*NIH(National Institute for Health) research has repeatedly demonstrated that lack of phonemic awareness is the root cause of reading failure and poor spelling. Phonemes are the smallest unit of spoken language, not written language.

Children who lack phonemic awareness are unable to distinguish or manipulate most  sounds within spoken words or syllables. They would be unable to do the following tasks:

• Phoneme Segmentation: What sounds do you hear in the word hot ? What's the last sound in the word map ?

• Phoneme Deletion: What word would be left if the /k/ sound were taken away from cat ?

 • Phoneme Matching: Do pen and pipe start with the same sound?

 • Phoneme Counting: How many sounds do you hear in the word cake ?

• Phoneme Substitution: What word would you have if you changed the /h/ in hot to /p/?

• Blending: What word would you have if you put these sounds together? /s/ /a/ /t/

• Rhyming: Tell me as many words as you can that rhyme with the word eat .

If a child lacks phonemic awareness, they will have difficulty learning the relationship between letters and the sounds they represent in words, as well as applying those letter/sound correspondences to help them “sound out” unknown words. Thus, comprehension of sentences and stories may be difficult for them.

So children who perform poorly on phonemic awareness tasks via oral language in kindergarten are very likely to experience difficulties acquiring the early word reading skills that provide the foundation for growth of reading ability throughout elementary school.

Phonemic awareness skills can and must be directly and explicitly taught to children who lack this awareness in order for the child to experience success in the area of reading and spelling.

The Reading Center focuses on phonemic awareness and body brain intergration which places information from short term memories into long term memories.

Dyslexia 

*Warning Signs of Dyslexia:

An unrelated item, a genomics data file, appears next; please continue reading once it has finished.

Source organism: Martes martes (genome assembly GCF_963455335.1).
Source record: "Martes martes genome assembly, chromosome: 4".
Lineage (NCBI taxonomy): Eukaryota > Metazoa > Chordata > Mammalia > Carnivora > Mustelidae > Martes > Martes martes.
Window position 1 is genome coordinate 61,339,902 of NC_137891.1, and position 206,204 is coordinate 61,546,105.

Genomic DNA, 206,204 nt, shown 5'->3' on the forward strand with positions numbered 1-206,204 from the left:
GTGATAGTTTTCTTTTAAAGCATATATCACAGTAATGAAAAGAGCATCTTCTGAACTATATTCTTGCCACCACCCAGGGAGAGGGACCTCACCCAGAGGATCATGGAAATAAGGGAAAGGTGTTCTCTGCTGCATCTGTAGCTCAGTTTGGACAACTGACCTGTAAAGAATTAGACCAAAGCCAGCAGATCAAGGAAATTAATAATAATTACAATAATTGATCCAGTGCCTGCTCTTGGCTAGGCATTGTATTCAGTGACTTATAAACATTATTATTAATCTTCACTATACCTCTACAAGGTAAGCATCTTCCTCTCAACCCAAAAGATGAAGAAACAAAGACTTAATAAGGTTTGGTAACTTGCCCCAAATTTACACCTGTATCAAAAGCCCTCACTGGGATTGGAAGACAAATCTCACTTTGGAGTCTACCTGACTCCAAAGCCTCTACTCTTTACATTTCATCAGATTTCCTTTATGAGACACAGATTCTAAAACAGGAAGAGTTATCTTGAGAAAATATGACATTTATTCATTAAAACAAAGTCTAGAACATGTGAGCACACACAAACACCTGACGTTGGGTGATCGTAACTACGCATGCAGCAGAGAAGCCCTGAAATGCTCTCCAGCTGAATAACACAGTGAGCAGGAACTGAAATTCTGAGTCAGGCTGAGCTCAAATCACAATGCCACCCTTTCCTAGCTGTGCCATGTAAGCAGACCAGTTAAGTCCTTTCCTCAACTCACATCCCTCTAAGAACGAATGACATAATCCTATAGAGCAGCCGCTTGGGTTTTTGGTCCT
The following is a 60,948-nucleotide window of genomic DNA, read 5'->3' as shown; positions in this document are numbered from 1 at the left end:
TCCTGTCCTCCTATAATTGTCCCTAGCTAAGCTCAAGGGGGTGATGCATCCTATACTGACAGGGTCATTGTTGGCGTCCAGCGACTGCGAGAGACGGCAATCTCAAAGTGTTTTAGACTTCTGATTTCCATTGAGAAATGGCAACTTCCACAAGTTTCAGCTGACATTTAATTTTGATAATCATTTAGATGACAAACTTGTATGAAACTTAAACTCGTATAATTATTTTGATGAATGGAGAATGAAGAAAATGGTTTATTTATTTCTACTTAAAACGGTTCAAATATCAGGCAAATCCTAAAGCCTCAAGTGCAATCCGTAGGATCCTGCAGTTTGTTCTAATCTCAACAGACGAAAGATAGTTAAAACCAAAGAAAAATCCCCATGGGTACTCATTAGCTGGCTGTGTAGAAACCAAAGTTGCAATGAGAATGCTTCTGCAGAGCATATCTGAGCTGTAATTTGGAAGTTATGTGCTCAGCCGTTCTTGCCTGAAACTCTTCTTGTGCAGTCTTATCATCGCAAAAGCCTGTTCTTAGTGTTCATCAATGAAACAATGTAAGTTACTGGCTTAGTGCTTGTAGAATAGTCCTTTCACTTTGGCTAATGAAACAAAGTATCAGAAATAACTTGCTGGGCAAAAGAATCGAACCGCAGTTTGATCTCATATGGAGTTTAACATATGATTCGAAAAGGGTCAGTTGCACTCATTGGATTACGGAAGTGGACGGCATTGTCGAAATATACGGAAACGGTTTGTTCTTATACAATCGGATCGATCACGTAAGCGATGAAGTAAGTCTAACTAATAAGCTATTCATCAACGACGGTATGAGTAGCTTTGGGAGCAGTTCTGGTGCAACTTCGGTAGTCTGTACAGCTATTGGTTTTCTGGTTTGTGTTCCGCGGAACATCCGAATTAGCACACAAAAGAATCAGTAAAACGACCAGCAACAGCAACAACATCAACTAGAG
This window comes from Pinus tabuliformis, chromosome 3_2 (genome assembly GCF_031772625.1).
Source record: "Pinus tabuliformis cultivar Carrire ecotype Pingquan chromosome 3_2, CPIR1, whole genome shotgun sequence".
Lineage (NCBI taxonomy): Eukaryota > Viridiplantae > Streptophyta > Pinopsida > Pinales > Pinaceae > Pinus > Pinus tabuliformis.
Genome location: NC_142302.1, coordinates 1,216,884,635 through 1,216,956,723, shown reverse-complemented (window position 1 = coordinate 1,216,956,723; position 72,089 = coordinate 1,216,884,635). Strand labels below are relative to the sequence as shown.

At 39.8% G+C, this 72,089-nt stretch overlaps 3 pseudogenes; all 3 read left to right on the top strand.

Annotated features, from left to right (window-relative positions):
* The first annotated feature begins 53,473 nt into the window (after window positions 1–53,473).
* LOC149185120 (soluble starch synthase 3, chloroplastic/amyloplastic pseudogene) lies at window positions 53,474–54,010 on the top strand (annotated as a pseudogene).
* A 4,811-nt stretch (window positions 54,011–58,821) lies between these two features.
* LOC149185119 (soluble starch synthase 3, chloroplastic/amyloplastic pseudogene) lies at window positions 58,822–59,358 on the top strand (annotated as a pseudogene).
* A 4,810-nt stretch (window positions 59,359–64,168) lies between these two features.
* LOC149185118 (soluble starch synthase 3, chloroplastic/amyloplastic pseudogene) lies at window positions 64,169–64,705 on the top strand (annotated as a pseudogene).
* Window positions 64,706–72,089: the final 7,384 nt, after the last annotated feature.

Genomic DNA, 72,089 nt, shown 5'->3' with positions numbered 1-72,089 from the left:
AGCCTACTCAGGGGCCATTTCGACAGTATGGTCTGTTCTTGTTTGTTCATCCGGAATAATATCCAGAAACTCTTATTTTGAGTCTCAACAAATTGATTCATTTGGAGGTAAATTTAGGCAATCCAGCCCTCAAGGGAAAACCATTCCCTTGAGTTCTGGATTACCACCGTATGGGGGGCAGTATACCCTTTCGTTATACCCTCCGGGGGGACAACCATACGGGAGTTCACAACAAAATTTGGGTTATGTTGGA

If a child has THREE or MORE of the following warning signs, encourage that child's parents to learn more about dyslexia.
In Preschool • delayed speech • mixing up the sounds and syllables in long words • chronic ear infections • stuttering • constant confusion of left versus right • late establishing a dominant hand • difficulty learning to tie shoes • trouble memorizing their address, phone number, or the alphabet • can’t create words that rhyme • a close relative with dyslexia.

In Elementary School • dysgraphia (slow, non-automatic handwriting that is difficult to read) • letter or number reversals continuing past the end of first grade • extreme difficulty learning cursive • slow, choppy, inaccurate reading: - guesses based on shape or context - skips or misreads prepositions (at, to, of) - ignores suffixes - can’t sound out unknown words • terrible spelling • often can’t remember sight words (they, were, does) or homonyms (their, they’re, and there) • difficulty telling time with a clock with hands • trouble with math - memorizing multiplication tables - memorizing a sequence of steps - directionality • when speaking, difficulty finding the correct word - lots of “whatyamacallits” and “thingies” - common sayings come out slightly twisted • extremely messy bedroom, backpack, and desk • dreads going to school - complains of stomach aches or headaches - may have nightmares about school.

In High School All of the above symptoms plus: • limited vocabulary • extremely poor written expression - large discrepancy between verbal skills and written compositions • unable to master a foreign language • difficulty reading printed music • poor grades in many classes • may drop out of high school.

In Adults Education history similar to above, plus: • slow reader • may have to read a page 2 or 3 times to understand it • terrible speller • difficulty putting thoughts onto paper - dreads writing memos or letters • still has difficulty with right versus left • often gets lost, even in a familiar city • sometimes confuses b and d, especially when sick or tired.